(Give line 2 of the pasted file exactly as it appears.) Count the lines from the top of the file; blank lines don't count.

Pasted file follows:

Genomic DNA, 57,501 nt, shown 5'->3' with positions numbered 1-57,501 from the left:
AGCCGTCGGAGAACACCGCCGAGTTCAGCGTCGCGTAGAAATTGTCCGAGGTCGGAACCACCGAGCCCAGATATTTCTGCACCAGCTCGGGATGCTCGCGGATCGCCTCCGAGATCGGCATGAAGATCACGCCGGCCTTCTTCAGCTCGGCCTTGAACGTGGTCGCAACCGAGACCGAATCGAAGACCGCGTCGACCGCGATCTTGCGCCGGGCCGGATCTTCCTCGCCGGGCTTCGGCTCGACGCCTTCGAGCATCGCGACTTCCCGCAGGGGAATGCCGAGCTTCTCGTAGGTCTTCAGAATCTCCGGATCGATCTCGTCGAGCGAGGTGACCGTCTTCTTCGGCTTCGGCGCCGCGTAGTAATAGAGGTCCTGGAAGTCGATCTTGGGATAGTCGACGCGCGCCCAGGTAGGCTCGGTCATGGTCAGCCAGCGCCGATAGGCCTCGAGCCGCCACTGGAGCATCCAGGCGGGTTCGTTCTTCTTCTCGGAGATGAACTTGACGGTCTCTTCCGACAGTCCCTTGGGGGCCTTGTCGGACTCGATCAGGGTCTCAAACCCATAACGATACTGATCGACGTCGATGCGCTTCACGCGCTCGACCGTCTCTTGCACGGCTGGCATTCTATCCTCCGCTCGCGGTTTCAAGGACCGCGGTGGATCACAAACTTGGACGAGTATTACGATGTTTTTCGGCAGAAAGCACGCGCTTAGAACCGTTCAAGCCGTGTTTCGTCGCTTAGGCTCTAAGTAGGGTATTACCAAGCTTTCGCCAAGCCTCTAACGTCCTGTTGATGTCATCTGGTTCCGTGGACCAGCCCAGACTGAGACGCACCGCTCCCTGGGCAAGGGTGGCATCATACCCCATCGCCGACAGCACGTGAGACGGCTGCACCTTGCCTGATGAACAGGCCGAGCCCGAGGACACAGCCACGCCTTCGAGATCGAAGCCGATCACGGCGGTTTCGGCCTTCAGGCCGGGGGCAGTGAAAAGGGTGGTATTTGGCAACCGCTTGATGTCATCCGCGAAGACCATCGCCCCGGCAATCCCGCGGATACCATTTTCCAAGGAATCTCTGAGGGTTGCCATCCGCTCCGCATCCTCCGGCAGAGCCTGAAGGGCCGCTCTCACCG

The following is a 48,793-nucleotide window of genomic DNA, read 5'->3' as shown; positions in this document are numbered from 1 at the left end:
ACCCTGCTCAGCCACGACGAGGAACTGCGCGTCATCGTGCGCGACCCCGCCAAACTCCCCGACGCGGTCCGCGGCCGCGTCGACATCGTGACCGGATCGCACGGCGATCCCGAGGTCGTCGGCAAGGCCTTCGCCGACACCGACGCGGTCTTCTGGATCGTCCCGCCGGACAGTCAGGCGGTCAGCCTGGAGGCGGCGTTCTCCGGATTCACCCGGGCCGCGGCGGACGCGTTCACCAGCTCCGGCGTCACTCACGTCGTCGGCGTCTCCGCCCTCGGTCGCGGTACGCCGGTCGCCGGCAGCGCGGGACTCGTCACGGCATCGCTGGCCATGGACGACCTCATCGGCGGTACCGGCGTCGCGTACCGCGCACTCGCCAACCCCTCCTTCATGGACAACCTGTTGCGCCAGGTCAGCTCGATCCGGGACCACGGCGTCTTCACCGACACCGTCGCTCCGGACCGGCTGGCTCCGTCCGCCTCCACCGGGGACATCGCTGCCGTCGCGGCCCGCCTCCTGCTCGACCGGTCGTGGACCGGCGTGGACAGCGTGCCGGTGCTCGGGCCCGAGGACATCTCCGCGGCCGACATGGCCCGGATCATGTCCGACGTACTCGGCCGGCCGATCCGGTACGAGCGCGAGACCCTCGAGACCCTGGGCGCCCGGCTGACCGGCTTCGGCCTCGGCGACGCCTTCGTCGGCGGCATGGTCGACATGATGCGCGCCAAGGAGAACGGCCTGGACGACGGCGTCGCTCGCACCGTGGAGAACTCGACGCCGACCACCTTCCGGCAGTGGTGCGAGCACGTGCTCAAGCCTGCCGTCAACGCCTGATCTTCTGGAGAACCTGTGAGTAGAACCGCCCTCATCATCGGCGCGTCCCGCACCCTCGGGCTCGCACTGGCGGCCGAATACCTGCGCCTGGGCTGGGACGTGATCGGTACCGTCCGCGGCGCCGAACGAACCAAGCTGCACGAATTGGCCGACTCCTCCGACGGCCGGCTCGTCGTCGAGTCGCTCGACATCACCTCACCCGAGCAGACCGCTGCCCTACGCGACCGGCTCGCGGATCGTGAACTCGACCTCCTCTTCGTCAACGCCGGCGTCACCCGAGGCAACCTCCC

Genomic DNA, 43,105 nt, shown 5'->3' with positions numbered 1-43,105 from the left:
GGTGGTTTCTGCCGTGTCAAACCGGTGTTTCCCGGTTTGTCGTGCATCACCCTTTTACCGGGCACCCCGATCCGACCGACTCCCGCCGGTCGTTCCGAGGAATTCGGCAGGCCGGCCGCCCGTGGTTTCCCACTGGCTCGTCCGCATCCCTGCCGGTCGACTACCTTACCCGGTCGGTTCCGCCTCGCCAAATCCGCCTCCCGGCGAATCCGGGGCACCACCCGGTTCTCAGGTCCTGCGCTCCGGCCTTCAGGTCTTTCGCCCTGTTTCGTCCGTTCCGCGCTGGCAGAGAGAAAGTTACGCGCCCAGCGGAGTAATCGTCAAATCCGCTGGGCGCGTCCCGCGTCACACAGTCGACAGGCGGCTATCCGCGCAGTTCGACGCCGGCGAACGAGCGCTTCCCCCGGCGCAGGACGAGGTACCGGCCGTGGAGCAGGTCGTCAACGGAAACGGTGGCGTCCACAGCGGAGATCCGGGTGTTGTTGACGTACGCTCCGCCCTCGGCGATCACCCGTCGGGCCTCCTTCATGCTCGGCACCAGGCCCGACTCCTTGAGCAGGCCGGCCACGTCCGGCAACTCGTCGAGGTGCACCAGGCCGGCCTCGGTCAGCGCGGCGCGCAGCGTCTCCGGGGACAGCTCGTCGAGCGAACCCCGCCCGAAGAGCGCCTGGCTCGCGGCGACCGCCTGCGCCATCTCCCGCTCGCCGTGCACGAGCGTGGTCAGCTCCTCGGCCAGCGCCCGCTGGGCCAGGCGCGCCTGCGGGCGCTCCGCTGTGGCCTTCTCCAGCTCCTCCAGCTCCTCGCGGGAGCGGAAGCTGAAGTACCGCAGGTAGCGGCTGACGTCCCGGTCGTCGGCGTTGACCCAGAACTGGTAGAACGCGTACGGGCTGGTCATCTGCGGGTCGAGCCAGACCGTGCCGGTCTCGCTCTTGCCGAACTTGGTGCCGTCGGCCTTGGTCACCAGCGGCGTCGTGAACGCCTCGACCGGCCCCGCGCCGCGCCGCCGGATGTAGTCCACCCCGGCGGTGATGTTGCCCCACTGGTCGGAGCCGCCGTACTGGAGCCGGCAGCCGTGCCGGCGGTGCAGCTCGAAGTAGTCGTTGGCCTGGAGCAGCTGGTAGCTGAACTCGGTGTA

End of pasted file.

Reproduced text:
AGCCGTCGGAGAACACCGCCGAGTTCAGCGTCGCGTAGAAATTGTCCGAGGTCGGAACCACCGAGCCCAGATATTTCTGCACCAGCTCGGGATGCTCGCGGATCGCCTCCGAGATCGGCATGAAGATCACGCCGGCCTTCTTCAGCTCGGCCTTGAACGTGGTCGCAACCGAGACCGAATCGAAGACCGCGTCGACCGCGATCTTGCGCCGGGCCGGATCTTCCTCGCCGGGCTTCGGCTCGACGCCTTCGAGCATCGCGACTTCCCGCAGGGGAATGCCGAGCTTCTCGTAGGTCTTCAGAATCTCCGGATCGATCTCGTCGAGCGAGGTGACCGTCTTCTTCGGCTTCGGCGCCGCGTAGTAATAGAGGTCCTGGAAGTCGATCTTGGGATAGTCGACGCGCGCCCAGGTAGGCTCGGTCATGGTCAGCCAGCGCCGATAGGCCTCGAGCCGCCACTGGAGCATCCAGGCGGGTTCGTTCTTCTTCTCGGAGATGAACTTGACGGTCTCTTCCGACAGTCCCTTGGGGGCCTTGTCGGACTCGATCAGGGTCTCAAACCCATAACGATACTGATCGACGTCGATGCGCTTCACGCGCTCGACCGTCTCTTGCACGGCTGGCATTCTATCCTCCGCTCGCGGTTTCAAGGACCGCGGTGGATCACAAACTTGGACGAGTATTACGATGTTTTTCGGCAGAAAGCACGCGCTTAGAACCGTTCAAGCCGTGTTTCGTCGCTTAGGCTCTAAGTAGGGTATTACCAAGCTTTCGCCAAGCCTCTAACGTCCTGTTGATGTCATCTGGTTCCGTGGACCAGCCCAGACTGAGACGCACCGCTCCCTGGGCAAGGGTGGCATCATACCCCATCGCCGACAGCACGTGAGACGGCTGCACCTTGCCTGATGAACAGGCCGAGCCCGAGGACACAGCCACGCCTTCGAGATCGAAGCCGATCACGGCGGTTTCGGCCTTCAGGCCGGGGGCAGTGAAAAGGGTGGTATTTGGCAACCGCTTGATGTCATCCGCGAAGACCATCGCCCCGGCAATCCCGCGGATACCATTTTCCAAGGAATCTCTGAGGGTTGCCATCCGCTCCGCATCCTCCGGCAGAGCCTGAAGGGCCGCTCTCACCG